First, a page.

Bonding When the Biological Clock Says Go Away

I was listening to a news report the other day about Washington state's child welfare system.  They were interviewing a guy who works for the department that is responsible for children and families caught up in the foster care/adoption/preservation system.  He was talking about the fact that the state of Washington now realizes that it's better to keep families together, if at all possible.  Hallelujah, someone besides us has figured that out.  The interviewer asked him why he thinks state and local departments are so quick to rip children away from their biological parents.  He responded, "Fear."  He admitted that no one wants to make the mistake of leaving a child in a truly dangerous home.  He noted, however, that in 90% of the reported cases, children are taken away from their parents for issues related to poverty or general lack of parenting skills.  Understanding this, the state of Washington has changed the role of social workers from that of gate keeper and watch dog to parent coach and supportive ally.  Moreover, the state is shifting the resources from foster parenting to helping preserve the biological family.  I wanted to cry; this is exactly what they should be doing.  Because guess what, it's hard on children to break the bond they have with their biological families.  It hurts, it's painful; it creates trust issues and unnecessary insecurities that were never present before the system intervened.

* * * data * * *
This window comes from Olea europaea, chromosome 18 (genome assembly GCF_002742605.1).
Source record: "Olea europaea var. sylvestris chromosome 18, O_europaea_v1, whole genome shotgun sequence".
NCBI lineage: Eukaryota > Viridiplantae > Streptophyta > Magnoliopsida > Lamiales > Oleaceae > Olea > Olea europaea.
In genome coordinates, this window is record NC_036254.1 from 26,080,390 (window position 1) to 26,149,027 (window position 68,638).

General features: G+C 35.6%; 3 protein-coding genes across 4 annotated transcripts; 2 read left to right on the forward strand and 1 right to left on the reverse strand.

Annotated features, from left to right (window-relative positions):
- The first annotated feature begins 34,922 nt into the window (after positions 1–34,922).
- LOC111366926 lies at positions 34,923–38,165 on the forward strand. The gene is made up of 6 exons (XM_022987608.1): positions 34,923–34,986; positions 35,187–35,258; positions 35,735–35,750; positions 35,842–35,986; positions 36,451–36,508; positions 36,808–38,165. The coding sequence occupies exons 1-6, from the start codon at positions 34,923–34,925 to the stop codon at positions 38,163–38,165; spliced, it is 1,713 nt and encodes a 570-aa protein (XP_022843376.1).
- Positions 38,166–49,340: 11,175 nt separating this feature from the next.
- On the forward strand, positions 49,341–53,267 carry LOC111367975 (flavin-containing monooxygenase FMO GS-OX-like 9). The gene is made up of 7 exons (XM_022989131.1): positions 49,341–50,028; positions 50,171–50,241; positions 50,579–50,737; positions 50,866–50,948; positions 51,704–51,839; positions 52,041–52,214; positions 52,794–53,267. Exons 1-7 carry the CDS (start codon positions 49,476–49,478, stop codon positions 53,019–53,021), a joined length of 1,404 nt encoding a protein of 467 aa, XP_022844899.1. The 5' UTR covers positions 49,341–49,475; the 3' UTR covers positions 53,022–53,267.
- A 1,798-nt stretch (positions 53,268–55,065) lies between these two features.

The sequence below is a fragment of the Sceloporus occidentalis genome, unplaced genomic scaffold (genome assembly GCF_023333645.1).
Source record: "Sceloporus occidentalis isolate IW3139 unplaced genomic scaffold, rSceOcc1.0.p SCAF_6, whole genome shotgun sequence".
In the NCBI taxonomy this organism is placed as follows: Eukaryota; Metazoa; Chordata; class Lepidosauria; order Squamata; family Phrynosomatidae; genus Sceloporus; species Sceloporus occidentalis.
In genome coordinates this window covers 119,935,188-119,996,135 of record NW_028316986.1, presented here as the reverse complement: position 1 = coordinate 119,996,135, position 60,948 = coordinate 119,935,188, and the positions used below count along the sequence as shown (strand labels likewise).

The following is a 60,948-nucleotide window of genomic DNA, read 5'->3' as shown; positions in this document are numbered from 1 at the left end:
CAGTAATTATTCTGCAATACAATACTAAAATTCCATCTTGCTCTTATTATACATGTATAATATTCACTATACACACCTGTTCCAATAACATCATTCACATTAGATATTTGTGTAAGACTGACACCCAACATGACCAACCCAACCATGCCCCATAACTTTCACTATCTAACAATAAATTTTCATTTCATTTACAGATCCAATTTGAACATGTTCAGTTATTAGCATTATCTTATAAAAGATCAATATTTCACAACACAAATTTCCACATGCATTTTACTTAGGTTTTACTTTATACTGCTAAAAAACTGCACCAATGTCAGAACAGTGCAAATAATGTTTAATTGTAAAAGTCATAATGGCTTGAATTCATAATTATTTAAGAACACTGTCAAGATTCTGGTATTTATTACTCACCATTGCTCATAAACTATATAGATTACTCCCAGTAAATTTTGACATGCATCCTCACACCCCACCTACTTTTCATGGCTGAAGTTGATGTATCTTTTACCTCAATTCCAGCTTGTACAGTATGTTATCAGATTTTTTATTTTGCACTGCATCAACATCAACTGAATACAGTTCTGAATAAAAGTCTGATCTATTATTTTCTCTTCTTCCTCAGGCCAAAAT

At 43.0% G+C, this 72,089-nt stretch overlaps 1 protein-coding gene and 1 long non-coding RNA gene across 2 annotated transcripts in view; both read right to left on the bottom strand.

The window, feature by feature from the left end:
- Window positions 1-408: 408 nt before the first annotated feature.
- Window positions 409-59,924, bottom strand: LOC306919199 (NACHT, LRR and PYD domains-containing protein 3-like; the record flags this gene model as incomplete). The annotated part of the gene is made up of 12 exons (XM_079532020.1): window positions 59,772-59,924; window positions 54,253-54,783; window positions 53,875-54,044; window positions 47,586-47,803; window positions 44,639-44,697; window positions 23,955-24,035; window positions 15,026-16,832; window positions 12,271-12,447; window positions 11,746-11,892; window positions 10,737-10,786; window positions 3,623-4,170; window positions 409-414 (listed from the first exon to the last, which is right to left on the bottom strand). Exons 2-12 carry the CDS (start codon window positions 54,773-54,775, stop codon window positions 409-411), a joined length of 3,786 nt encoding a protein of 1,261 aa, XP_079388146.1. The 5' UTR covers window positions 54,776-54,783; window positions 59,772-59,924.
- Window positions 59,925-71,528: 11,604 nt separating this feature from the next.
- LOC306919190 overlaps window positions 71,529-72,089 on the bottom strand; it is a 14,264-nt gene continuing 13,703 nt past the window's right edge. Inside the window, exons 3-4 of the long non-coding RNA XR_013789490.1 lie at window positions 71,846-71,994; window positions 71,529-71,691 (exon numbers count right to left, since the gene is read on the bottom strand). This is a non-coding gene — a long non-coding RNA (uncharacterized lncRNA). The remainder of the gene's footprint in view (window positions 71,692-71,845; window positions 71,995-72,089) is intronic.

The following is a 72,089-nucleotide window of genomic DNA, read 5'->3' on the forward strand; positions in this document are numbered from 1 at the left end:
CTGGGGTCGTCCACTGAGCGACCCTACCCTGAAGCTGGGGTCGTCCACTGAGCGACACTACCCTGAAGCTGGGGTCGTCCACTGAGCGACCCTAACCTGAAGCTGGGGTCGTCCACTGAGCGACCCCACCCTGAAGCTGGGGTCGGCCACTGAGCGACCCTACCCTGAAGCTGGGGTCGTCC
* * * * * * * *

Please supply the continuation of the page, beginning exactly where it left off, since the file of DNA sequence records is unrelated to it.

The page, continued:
Not to mention, what happens to the millions of children who end up in foster care?  The reality is that there are so few of us who really give a damn about them, who even give these innocent, young children a second thought.  And while it would be nice to think that all of us become adoptive parents because we have always longed to be viewed as society's second class parents, the reality is that many of us chose to adopt out of a sense of obligation, a strong belief that we should give a shit about these kids.  We care, and we can't stand the idea that there are children facing the world alone.  People like us adopt everything: causes, cats, you name it.  We have this internal voice that is constantly harassing, do more, be more, not enough.  Let's be real, we're just special people.  And while we're awesome, there are not enough of us to adopt every single child who the state has shoved into foster care.